HW 1.0 Practical design
I designed a printed circuit board for the mentioned HW. I tried to invent it so that even a more skilled amateur at home could make it. That's why I only chose a single-sided PCB. The placement of the components is not optimal and two wire jumpers are required.
Data links that do not carry any larger streams are drawn in red and their width does not matter much. The power supply of the motors is drawn in blue and should be as strong as possible, estimated at around 1mm.
The first picture is a view of the printed circuit board from the side of the components. The second picture shows a separate printed circuit board. It is a bottom view, so it is mirror-inverted. The third figure shows the layout of the components with their designation.
And here is the finished prototype. I made the printed circuit board myself at home, so to speak, "on my knees", so I checked that it can really be produced in this way by myself.
In one PC844 integrated circuit, two optocouplers remain unused. I did not install the components around them, but the printed circuit board is ready. After adding resistors, two more switching inputs can be used on ports GPIO24 (PIN18) and GPIO25 (PIN22). Any mechanical model can be used as a switch. In that case, it would be appropriate to add filter capacitors such as those on the Origin inputs. When using an electronic switching element, it is necessary to keep in mind that the adjoining resistance network is connected to a voltage of + 24V and is connected to the ground of the 24V source. The 24V supply ground and the Raspberry Pi ground must never be connected.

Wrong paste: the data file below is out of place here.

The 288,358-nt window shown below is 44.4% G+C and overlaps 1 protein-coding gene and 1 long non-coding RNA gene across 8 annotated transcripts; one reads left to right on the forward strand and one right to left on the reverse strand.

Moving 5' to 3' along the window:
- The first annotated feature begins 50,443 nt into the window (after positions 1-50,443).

The entire device will be located outdoors near the EGIS positioner on a support mast. That's why I bought a plastic waterproof installation box with dimensions of 300x220x120mm with IP65 protection. That should be enough to protect against rain. I placed a double 240V socket in the box, which supplies the Raspberry Pi and a 24V switching power supply. In the bottom wall of the box there are three cable glands - a 240V power cable, an Ethernet cable and cables connecting to the positioner.
Maybe I misunderstood the technical term "waterproof". I thought water couldn't get into the waterproof space. Error. The point is that once water appears in the watertight space, it is no longer able to get out. :-)
After two months of using the EGIS positioner with my control, something went wrong. The device has stopped working. After opening the waterproof box, I found that there was half a liter of water inside. The Raspberry Pi was definitely drowned and I had to throw it away. The switching power supply runs after drying, but my HW controlling the motors is dead. I dried the whole interior space, closed the box again and covered everything with plastic. Although it didn't rain for the next two days, there were drops of water inside the box after reopening. There appear to be gaps around the ribbon cables leading to the EGIS positioner, where moist air enters. And that's enough to make water droplets slowly condense from it over time.